Whether you are looking to retain a ghost blogger or want to be one, it is helpful to know the characteristics successful ghost bloggers share. There are quite a few, but here are the seven of the most important.
1. Creative writer
Yes, I've met some ghostwriters who are bad ass and brilliant and don't have a creative writing background, but they're exceptions. Ghost bloggers should be able to effectively write as their client, and slipping into character is easier for someone who has already created convincing characters in creative works.
2. Great listener
A ghost blogger needs to be able to hear and understand what points their subject is trying to get across. If a ghostwriter doesn't truly listen to what is being told to them and process it fully, he or she isn't going to be able to write compelling, authentic, on-point content around these topics. Additionally, they may not properly express the viewpoints and opinions of the "writer," which can lead to muddled, off-point messages.
Great ghost bloggers have some level of knowledge of their clients' area of expertise. They need not be an expert, but they have to have some idea of what's up. Otherwise the writing ends up uniformed and maybe amateurish, which undermines the "author's" credibility. Sure, these folks may still find themselves out of their depth, but they should not be a total fish out of water.
Any ghostwriter needs to be disciplined. Otherwise a gig can really go off the rails.
Ghost bloggers often are called in because their subjects can't find the time to finish a post, if they ever get around to starting them at all. This means that these "authors" are just as busy when it comes to taking time to connect with the person who will be writing on their behalf. Ghost bloggers who are disciplined, can stick to a schedule, and are able to call a client to task to get the job done will do better than those who say "whatever" and wait on their hands for a client to return a call or provide feedback.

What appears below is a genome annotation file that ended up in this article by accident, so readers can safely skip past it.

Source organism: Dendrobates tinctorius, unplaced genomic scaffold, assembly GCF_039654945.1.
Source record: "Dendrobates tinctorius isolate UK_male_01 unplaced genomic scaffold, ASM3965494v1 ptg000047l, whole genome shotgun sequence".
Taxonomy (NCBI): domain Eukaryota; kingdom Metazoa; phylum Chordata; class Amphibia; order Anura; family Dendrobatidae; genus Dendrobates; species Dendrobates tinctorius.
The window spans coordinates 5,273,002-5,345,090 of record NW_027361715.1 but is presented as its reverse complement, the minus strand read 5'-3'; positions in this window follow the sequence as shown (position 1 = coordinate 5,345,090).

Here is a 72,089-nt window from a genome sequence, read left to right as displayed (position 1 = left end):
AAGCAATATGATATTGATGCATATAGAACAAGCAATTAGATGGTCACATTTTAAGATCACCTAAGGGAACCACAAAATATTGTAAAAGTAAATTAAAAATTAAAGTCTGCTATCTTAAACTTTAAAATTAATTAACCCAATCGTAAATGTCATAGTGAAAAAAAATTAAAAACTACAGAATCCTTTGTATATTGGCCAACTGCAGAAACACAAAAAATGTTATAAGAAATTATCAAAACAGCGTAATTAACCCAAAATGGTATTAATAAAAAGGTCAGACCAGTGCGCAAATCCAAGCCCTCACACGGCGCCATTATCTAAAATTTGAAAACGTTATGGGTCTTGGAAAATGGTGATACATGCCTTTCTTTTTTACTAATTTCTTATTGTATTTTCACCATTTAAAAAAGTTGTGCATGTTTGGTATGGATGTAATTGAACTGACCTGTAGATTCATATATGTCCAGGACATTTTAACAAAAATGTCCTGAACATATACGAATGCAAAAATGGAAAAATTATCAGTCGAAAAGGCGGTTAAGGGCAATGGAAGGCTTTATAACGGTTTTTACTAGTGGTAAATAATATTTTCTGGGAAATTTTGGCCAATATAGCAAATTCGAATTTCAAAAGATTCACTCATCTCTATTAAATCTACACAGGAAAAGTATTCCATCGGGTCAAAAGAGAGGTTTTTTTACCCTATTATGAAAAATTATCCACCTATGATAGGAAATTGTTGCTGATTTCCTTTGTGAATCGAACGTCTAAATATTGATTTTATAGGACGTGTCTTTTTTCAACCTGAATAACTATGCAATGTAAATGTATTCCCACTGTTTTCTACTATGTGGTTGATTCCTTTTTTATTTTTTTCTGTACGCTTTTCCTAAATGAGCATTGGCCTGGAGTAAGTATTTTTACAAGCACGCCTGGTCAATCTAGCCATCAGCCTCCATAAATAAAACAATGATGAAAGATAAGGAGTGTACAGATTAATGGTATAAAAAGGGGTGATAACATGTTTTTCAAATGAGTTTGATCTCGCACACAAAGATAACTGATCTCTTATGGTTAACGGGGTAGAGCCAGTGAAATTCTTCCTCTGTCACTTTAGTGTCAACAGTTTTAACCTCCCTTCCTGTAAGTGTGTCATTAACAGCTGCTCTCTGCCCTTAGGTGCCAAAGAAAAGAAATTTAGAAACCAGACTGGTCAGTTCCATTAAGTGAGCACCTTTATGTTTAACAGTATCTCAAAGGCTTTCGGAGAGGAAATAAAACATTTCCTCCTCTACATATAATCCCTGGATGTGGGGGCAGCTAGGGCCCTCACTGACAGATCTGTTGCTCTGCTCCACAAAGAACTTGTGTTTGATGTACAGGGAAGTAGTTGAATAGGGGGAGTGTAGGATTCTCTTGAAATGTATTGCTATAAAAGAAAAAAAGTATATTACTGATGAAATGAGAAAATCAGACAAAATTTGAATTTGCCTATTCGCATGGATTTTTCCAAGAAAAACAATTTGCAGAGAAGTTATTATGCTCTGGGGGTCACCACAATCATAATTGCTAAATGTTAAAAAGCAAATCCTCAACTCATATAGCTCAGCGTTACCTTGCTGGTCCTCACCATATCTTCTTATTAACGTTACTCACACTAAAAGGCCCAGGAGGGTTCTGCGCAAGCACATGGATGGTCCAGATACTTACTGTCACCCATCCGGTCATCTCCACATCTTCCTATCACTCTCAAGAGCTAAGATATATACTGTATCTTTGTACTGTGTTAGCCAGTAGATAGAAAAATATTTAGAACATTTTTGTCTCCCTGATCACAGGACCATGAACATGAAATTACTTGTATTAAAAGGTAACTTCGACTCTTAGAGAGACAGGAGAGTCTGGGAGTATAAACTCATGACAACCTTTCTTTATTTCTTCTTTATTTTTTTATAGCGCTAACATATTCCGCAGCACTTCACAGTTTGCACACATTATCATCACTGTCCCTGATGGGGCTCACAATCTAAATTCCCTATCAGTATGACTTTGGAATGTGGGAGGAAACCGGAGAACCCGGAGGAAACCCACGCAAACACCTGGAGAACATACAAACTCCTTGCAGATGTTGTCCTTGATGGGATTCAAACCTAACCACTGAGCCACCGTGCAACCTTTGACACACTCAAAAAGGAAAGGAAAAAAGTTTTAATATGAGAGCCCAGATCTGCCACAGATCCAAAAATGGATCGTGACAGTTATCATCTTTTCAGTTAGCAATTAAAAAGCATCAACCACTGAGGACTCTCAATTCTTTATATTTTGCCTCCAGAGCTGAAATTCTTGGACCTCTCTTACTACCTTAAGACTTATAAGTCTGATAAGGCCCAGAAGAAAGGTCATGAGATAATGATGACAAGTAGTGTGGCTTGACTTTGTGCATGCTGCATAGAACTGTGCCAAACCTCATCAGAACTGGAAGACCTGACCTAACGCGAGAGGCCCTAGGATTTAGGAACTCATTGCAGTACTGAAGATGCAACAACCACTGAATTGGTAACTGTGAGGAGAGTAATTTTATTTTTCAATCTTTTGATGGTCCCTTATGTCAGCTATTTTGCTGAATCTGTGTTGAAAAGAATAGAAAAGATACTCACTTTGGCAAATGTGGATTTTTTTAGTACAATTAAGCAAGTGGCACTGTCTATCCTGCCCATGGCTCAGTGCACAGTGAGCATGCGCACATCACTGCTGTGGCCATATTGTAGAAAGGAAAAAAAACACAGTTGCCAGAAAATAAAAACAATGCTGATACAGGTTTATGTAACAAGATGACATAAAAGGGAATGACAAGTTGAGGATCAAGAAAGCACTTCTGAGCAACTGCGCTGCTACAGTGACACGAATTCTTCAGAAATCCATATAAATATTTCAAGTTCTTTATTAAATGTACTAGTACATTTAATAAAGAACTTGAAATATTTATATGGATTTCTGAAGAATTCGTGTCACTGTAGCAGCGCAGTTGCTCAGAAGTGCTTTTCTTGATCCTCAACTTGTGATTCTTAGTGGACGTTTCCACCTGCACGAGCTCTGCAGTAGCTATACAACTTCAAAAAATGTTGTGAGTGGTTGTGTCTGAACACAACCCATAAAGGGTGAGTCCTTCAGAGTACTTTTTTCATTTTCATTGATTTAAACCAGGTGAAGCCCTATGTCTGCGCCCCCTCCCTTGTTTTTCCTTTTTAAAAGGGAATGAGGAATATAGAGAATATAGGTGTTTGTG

Great ghost bloggers can make the pieces they put out seem just like something their client "author" would produce... if he or she did their own blogging, that is! This means they look at all facets of the piece including tone, usage, and vocabulary to be sure the post is on the money.
A ghostwriter who'd be an awesome pick for a full-length book may not be the best choice for your blog, and vice-versa. Books can serve any number of purposes, but blog posts are supposed to help drive the "author's" marketing engine. Ghost bloggers get this. They understand SEO, and can effectively throw down a CTA, which should lead to a more successful post. A ghostwriter who isn't hip to marketing may think they are blogging just for blogging's sake, so the post may be "good," but it probably won't be effective for getting click-throughs or leads.
When someone is working with a ghost writer, there needs to be a free-flow of communication. The more the "writer" gives, the more the ghost blogger can get to know their subject, which means stronger, more authentic content comes out of it. Much of this needs to stay off the record. A good ghost blogger knows not to spill the beans and break confidences. Of all of the signs that someone of a successful ghost blogger, a track record of keeping secrets is probably the most essential.